Are you a Partner in a Practice looking to merge with or sell to another firm, or a Sole Practitioner considering retirement?  More often than not, you are probably still too caught up in fee-earning and the requirements of managing your practice, to truly think through all the implications and properly pre-plan.

Yet many firms find themselves caught out by precisely that – the small details that can make all the difference between a smooth and profitable  wind-down or transfer, and a costly and difficult one.

You need to be able to answer the following questions:

1. What are you seeking to achieve, and in what timeframe?

Retirement / Merger / Sale / Other [please specify]

Within 1 year/ 1-2 years/ 2-5 years

2. What is your strategy to achieve this? [eg:  sell practice as going concern within 2 years and become a Consultant for a transitional period OR bring in new partner to take on the business]
3. What obstacles are there to achieving this? [eg:  poor claims history; reducing client base, terms of partnership agreement]
4. What alternatives are there, and what are their implications? [eg.  firm closure without a successor practice - including merger where ongoing liabilities not taken on]


Many Sole Practioners, and Partners in smaller firms are finding that it is more difficult to sell or otherwise transfer their practice as a going concern than they had expected.   New partners may not be easy to find to carry on the business, leaving you with few alternatives to selling or winding up the business. 


Responsibility for ongoing liabilities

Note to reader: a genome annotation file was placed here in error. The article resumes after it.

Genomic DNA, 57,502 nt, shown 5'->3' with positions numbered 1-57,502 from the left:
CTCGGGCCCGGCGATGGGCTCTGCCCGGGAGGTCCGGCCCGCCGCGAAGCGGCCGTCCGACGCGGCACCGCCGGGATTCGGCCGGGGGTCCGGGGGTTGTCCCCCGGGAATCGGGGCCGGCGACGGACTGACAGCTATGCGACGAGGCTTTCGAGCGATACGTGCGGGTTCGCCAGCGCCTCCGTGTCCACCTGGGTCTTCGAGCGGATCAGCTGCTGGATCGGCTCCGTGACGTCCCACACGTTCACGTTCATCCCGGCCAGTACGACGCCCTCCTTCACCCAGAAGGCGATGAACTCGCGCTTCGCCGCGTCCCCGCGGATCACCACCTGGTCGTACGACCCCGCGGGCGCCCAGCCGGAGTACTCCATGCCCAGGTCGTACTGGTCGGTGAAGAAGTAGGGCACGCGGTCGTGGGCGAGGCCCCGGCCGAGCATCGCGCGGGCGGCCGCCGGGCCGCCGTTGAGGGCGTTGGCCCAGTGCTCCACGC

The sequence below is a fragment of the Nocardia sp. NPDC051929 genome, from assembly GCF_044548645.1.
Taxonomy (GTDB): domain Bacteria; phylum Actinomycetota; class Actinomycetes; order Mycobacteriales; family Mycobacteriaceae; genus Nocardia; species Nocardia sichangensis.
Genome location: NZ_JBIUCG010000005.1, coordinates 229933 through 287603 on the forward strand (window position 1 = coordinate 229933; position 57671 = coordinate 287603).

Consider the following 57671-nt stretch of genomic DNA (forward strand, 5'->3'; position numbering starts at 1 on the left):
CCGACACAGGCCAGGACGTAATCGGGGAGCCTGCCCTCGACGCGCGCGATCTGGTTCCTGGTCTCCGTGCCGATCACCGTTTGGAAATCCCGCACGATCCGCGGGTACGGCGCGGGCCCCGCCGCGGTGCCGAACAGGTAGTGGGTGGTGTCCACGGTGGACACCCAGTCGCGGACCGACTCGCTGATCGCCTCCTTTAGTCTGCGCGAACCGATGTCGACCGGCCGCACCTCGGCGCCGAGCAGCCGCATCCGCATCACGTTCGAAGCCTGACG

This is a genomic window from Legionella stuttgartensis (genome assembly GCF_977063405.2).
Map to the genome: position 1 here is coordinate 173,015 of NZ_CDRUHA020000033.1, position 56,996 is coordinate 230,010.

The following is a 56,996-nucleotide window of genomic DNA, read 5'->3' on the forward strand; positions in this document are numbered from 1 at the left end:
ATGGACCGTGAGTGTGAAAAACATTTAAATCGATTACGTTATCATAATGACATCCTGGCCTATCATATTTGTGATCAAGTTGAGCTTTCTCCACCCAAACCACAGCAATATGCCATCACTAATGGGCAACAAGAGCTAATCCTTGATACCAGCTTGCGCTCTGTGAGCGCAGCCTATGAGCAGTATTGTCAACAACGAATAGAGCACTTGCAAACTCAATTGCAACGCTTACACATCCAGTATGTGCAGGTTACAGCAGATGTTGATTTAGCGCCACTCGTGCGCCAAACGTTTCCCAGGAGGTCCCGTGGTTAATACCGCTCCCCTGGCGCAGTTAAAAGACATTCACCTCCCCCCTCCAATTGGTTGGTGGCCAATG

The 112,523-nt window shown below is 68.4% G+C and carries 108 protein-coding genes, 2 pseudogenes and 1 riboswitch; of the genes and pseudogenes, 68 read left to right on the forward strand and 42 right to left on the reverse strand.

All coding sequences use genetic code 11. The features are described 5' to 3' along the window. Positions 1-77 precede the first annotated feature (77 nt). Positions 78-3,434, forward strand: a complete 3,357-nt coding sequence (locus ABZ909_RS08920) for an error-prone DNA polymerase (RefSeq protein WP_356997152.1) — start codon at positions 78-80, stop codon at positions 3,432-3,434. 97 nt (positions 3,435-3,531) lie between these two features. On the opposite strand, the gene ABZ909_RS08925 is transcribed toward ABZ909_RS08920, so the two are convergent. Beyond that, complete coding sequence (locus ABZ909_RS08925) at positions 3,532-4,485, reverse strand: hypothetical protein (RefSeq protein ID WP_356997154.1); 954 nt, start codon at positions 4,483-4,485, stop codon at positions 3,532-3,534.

Depending on the strength of your bargaining position, you may find that potential merger partners are unwilling to take on liability for future claims arising from your business.  You may have no option but for your firm to go into run-off.

Yet, how many of you, when considering your Professional Indemnity renewal, consider the terms and cost of run-off cover?


Run-Off considerations

Solicitors' PII is highly regulated and policies are largely standardised, following the SRA's Minimum Terms & Conditions wording (MTC).  The provisions for Run-Off Cover (the cover in place when your firm closes without a successor practice taking on future PII liabilitities) do vary from insurer to insurer – and can have a significant impact for your as a Partner in a former practice.

You should be aware of the following key facts:

  • You do not have a choice of Run-Off insurer.  Your Run-Off Insurer is the Primary Layer PII insurer in place at the time your practice ceases.
  • The terms of your Run-Off Cover are set out in your existing PII policy
  • The cost of Run-Off Cover can vary.  It is normally between 225% & 400% of your last annual premium
  • Partners in the former Practice will normally continue to be liable for the payment of excesses due for any claims made in the Run-Off period.  The specific terms will vary from insurer to insurer.
  • If your insurer becomes insolvent (most likely if you have not insured with a reputable A-rated insurer) they are unlikely to honour any claim payments.  You could incur greater personal liability in consequence.


Ensure you speak to your broker about the terms of your Run-Off cover – and that this is addressed as part of any decision concerning your choice of insurer.

We have an ever-increasing range of useful guidance in our Resource Centre, including our latest  Guidance Note on Run-Off, which you can download - see the downloads panel on the right hand side.

Alternatively speak to your Lockton broker.